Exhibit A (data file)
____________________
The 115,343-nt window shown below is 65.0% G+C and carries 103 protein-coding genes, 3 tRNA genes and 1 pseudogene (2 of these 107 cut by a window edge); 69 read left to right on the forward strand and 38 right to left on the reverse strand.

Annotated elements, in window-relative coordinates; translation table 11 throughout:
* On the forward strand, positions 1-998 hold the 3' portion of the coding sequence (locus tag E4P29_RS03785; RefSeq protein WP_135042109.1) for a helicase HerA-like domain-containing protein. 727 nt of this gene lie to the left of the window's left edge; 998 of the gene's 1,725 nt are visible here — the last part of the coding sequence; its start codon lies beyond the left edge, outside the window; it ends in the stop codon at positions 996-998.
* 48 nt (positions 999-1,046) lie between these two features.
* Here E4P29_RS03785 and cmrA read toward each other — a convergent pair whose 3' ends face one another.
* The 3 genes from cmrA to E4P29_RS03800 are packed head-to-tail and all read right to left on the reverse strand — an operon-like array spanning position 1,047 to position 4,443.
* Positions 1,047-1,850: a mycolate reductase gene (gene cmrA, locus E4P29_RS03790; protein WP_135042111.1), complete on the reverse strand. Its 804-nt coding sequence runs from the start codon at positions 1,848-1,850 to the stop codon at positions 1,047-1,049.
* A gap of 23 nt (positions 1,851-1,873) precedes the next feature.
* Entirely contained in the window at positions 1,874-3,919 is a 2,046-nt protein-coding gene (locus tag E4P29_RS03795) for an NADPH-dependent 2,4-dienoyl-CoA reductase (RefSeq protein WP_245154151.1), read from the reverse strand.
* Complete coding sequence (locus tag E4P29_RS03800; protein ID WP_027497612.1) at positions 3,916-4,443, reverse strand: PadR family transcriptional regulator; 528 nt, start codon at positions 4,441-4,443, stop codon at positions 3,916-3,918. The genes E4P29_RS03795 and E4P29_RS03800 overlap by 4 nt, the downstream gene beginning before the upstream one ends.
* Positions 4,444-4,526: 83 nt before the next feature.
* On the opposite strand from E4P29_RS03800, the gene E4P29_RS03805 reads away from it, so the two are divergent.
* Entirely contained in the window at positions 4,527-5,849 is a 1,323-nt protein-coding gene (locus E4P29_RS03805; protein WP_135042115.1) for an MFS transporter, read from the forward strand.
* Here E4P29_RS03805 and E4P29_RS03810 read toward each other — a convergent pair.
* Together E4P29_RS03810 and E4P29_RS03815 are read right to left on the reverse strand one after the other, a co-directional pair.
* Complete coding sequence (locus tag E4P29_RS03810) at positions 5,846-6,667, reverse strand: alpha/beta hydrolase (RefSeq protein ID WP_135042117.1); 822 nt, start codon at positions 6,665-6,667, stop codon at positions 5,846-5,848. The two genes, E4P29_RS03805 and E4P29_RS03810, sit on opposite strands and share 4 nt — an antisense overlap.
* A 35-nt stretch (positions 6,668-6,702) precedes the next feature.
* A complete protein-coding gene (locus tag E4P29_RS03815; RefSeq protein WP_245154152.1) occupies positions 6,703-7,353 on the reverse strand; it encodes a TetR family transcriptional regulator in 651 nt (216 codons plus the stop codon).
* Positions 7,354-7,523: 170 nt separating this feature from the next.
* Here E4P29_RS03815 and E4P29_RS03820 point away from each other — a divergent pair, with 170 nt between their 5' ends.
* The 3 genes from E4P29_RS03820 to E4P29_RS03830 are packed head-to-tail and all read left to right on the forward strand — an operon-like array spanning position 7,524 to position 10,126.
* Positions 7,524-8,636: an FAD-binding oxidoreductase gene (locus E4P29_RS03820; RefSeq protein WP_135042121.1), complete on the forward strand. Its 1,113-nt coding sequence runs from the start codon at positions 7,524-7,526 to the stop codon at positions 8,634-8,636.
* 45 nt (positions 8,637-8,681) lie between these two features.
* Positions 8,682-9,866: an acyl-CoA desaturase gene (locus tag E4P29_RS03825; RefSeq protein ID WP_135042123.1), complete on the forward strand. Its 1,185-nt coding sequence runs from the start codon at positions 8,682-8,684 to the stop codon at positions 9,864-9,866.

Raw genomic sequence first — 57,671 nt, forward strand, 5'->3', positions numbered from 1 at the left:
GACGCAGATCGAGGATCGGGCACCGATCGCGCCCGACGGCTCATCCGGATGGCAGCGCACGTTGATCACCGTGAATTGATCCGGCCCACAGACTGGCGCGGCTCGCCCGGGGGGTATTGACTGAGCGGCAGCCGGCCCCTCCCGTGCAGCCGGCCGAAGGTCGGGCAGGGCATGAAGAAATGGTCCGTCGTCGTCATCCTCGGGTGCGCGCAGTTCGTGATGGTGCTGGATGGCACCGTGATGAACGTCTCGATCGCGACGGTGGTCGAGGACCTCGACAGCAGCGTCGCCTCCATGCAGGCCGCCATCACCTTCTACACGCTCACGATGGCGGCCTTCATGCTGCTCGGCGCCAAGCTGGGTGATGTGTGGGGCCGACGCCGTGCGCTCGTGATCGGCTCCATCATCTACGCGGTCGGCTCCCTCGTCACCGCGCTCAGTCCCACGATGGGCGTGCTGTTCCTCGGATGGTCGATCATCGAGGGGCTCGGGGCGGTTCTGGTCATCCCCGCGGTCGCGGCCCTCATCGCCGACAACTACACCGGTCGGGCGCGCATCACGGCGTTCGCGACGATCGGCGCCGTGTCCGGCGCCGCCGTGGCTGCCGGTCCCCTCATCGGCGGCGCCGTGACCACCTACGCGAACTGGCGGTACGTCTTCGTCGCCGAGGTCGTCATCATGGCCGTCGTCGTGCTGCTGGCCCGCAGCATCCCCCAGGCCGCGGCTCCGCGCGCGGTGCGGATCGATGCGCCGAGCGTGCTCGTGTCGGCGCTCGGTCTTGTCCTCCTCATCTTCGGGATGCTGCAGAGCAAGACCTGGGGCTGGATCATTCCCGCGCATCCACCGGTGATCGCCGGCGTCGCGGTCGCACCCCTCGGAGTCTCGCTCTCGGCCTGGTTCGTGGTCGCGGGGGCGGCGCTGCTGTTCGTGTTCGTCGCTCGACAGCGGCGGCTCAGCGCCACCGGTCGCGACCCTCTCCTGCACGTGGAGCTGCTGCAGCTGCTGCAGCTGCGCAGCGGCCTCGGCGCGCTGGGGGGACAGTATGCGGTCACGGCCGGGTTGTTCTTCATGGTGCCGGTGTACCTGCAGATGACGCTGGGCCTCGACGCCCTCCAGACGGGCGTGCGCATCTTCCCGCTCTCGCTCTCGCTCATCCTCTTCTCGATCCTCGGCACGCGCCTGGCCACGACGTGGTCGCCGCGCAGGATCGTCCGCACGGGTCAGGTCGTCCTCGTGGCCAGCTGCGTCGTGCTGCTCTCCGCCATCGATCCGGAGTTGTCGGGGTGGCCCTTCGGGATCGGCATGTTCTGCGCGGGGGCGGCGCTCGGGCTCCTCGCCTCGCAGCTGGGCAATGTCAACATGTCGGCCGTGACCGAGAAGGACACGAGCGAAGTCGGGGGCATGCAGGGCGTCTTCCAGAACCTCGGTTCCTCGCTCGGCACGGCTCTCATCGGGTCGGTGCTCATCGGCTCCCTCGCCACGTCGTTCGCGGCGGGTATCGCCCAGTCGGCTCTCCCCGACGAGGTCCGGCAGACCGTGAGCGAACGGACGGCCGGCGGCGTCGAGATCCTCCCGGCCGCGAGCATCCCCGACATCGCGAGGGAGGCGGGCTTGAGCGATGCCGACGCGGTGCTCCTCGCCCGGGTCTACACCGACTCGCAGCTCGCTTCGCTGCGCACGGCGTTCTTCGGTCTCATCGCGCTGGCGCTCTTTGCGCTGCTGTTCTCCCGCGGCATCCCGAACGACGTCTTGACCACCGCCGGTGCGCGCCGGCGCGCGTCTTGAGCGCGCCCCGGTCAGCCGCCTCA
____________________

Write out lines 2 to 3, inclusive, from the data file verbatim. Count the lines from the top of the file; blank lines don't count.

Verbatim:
Annotated elements, in window-relative coordinates; translation table 11 throughout:
* On the forward strand, positions 1-998 hold the 3' portion of the coding sequence (locus tag E4P29_RS03785; RefSeq protein WP_135042109.1) for a helicase HerA-like domain-containing protein. 727 nt of this gene lie to the left of the window's left edge; 998 of the gene's 1,725 nt are visible here — the last part of the coding sequence; its start codon lies beyond the left edge, outside the window; it ends in the stop codon at positions 996-998.